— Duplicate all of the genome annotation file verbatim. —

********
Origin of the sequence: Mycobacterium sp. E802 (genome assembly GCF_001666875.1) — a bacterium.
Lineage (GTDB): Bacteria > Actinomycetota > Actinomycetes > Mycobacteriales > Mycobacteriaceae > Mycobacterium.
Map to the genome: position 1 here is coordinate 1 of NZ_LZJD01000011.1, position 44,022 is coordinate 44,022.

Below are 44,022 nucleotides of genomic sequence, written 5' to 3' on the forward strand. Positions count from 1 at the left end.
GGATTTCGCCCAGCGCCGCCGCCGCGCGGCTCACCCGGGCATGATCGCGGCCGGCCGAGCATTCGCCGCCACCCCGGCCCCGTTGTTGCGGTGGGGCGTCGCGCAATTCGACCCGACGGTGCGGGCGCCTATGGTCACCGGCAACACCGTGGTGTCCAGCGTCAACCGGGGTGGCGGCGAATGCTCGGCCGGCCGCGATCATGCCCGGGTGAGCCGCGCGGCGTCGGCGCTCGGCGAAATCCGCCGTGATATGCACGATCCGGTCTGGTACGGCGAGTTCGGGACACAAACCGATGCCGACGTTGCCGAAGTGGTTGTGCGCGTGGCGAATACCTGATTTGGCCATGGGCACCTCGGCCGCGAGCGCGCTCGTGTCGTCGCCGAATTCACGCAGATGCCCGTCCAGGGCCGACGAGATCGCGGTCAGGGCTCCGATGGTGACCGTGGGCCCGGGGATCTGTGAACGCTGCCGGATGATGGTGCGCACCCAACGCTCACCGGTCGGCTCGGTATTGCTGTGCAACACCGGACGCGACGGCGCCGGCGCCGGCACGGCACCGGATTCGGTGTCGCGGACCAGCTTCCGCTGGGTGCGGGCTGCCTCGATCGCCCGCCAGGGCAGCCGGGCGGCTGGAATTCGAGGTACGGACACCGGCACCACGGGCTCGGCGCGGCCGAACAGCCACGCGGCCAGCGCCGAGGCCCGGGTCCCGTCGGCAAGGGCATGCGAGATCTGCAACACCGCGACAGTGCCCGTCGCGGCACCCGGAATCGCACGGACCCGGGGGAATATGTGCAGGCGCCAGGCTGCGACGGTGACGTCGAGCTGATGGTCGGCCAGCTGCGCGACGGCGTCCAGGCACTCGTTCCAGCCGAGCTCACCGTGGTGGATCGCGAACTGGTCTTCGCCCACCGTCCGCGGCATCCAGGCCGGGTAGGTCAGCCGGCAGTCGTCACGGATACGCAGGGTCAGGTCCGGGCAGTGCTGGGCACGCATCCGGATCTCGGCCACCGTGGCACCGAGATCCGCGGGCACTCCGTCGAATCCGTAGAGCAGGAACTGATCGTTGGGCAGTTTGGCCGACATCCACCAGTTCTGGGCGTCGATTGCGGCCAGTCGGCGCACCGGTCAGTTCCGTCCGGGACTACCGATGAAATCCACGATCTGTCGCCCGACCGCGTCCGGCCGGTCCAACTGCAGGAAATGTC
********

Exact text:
Origin of the sequence: Mycobacterium sp. E802 (genome assembly GCF_001666875.1) — a bacterium.
Lineage (GTDB): Bacteria > Actinomycetota > Actinomycetes > Mycobacteriales > Mycobacteriaceae > Mycobacterium.
Map to the genome: position 1 here is coordinate 1 of NZ_LZJD01000011.1, position 44,022 is coordinate 44,022.

Below are 44,022 nucleotides of genomic sequence, written 5' to 3' on the forward strand. Positions count from 1 at the left end.
GGATTTCGCCCAGCGCCGCCGCCGCGCGGCTCACCCGGGCATGATCGCGGCCGGCCGAGCATTCGCCGCCACCCCGGCCCCGTTGTTGCGGTGGGGCGTCGCGCAATTCGACCCGACGGTGCGGGCGCCTATGGTCACCGGCAACACCGTGGTGTCCAGCGTCAACCGGGGTGGCGGCGAATGCTCGGCCGGCCGCGATCATGCCCGGGTGAGCCGCGCGGCGTCGGCGCTCGGCGAAATCCGCCGTGATATGCACGATCCGGTCTGGTACGGCGAGTTCGGGACACAAACCGATGCCGACGTTGCCGAAGTGGTTGTGCGCGTGGCGAATACCTGATTTGGCCATGGGCACCTCGGCCGCGAGCGCGCTCGTGTCGTCGCCGAATTCACGCAGATGCCCGTCCAGGGCCGACGAGATCGCGGTCAGGGCTCCGATGGTGACCGTGGGCCCGGGGATCTGTGAACGCTGCCGGATGATGGTGCGCACCCAACGCTCACCGGTCGGCTCGGTATTGCTGTGCAACACCGGACGCGACGGCGCCGGCGCCGGCACGGCACCGGATTCGGTGTCGCGGACCAGCTTCCGCTGGGTGCGGGCTGCCTCGATCGCCCGCCAGGGCAGCCGGGCGGCTGGAATTCGAGGTACGGACACCGGCACCACGGGCTCGGCGCGGCCGAACAGCCACGCGGCCAGCGCCGAGGCCCGGGTCCCGTCGGCAAGGGCATGCGAGATCTGCAACACCGCGACAGTGCCCGTCGCGGCACCCGGAATCGCACGGACCCGGGGGAATATGTGCAGGCGCCAGGCTGCGACGGTGACGTCGAGCTGATGGTCGGCCAGCTGCGCGACGGCGTCCAGGCACTCGTTCCAGCCGAGCTCACCGTGGTGGATCGCGAACTGGTCTTCGCCCACCGTCCGCGGCATCCAGGCCGGGTAGGTCAGCCGGCAGTCGTCACGGATACGCAGGGTCAGGTCCGGGCAGTGCTGGGCACGCATCCGGATCTCGGCCACCGTGGCACCGAGATCCGCGGGCACTCCGTCGAATCCGTAGAGCAGGAACTGATCGTTGGGCAGTTTGGCCGACATCCACCAGTTCTGGGCGTCGATTGCGGCCAGTCGGCGCACCGGTCAGTTCCGTCCGGGACTACCGATGAAATCCACGATCTGTCGCCCGACCGCGTCCGGCCGGTCCAACTGCAGGAAATGTC